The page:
July 21, 2017

Can Landlords Reject Prospective Tenants With Criminal Histories?

Seattle politicians are considering legislation to limit the ability of landlords to reject potential tenants due to their criminal records.  Under the proposed new law, landlords would be prohibited from posting ads barring people with criminal convictions from applying for housing and from asking prospective tenants about convictions more than two years old, arrests that did not result in convictions, pending charges, juvenile records, or convictions that have been expunged.  However, it is important to note that prospective tenants already have some protections from such conduct under state and federal law even if that proposed Seattle law is not approved.   

The Fair Housing Act and the Washington Law Against Discrimination prohibit discrimination in rental or real estate transactions on the basis of race.  If a rental policy has a disparate impact on a group of people because of their race, it is unlawful.  Since certain groups of people, such as African-Americans, have higher statistical rates of arrests and convictions, blanket bans on tenants with criminal histories make it more difficult for those groups of people to find housing.  This disparate impact renders blanket policies excluding people with criminal histories from rental eligibility illegal. 

Criminal history may still be a valid ground to refuse to rent to a person, but landlords must consider the type and severity of the offense and how long ago the offense occurred.  They must be able to show that policies restricting applicants with criminal convictions serve a substantial, legitimate, nondiscriminatory interest.  In order to do so, landlords must be able to demonstrate that such policies accurately distinguish between criminal conduct that indicates a demonstrable risk to resident safety and/or property and criminal conduct that does not indicate such a risk.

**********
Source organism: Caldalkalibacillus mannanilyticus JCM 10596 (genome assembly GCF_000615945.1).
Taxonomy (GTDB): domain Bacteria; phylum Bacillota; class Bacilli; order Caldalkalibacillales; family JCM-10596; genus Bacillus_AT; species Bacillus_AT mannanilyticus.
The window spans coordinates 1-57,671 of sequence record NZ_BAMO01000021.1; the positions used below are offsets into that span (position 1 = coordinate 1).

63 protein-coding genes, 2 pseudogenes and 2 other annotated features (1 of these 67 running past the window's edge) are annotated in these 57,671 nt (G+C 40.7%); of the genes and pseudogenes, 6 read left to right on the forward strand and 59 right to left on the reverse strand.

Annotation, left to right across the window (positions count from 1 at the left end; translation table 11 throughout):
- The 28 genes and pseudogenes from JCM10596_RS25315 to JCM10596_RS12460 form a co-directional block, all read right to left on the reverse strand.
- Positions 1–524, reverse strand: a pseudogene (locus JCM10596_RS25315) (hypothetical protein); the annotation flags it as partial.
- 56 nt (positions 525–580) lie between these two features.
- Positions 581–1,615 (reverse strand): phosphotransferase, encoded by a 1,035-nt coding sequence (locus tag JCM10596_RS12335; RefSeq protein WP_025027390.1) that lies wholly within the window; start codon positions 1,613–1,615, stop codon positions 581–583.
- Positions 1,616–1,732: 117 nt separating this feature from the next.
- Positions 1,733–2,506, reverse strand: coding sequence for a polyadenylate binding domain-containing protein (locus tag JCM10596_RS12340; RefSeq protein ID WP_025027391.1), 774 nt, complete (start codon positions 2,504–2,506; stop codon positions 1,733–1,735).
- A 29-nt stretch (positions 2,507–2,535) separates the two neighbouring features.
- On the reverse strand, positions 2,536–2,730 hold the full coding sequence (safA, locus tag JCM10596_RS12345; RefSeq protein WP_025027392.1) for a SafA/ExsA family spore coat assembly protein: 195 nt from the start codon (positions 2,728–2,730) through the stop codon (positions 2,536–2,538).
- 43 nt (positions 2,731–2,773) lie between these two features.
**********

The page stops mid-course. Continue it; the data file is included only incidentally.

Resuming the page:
Community associations may thus not impose a total ban on tenants with criminal histories when they rent property to others.  Associations may also not adopt rules or policies that forbid owners from renting their units to persons with any kind of criminal history. Failure to follow these guidelines could result in substantial monetary penalties and costly litigation. 

UPDATE: Seattle adopted an even more restrictive law regarding disclosure of potential tenants' criminal histories than the proposed law described above.  Under the approved law, landlords who are not leasing a part of their own primary residence may only seek information from potential tenants about adult sex offense convictions.  Such landlords are otherwise prohibited from seeking information about potential tenants' criminal histories. Only landlords who are leasing a part of their own primary residence may still require potential tenants to provide criminal histories.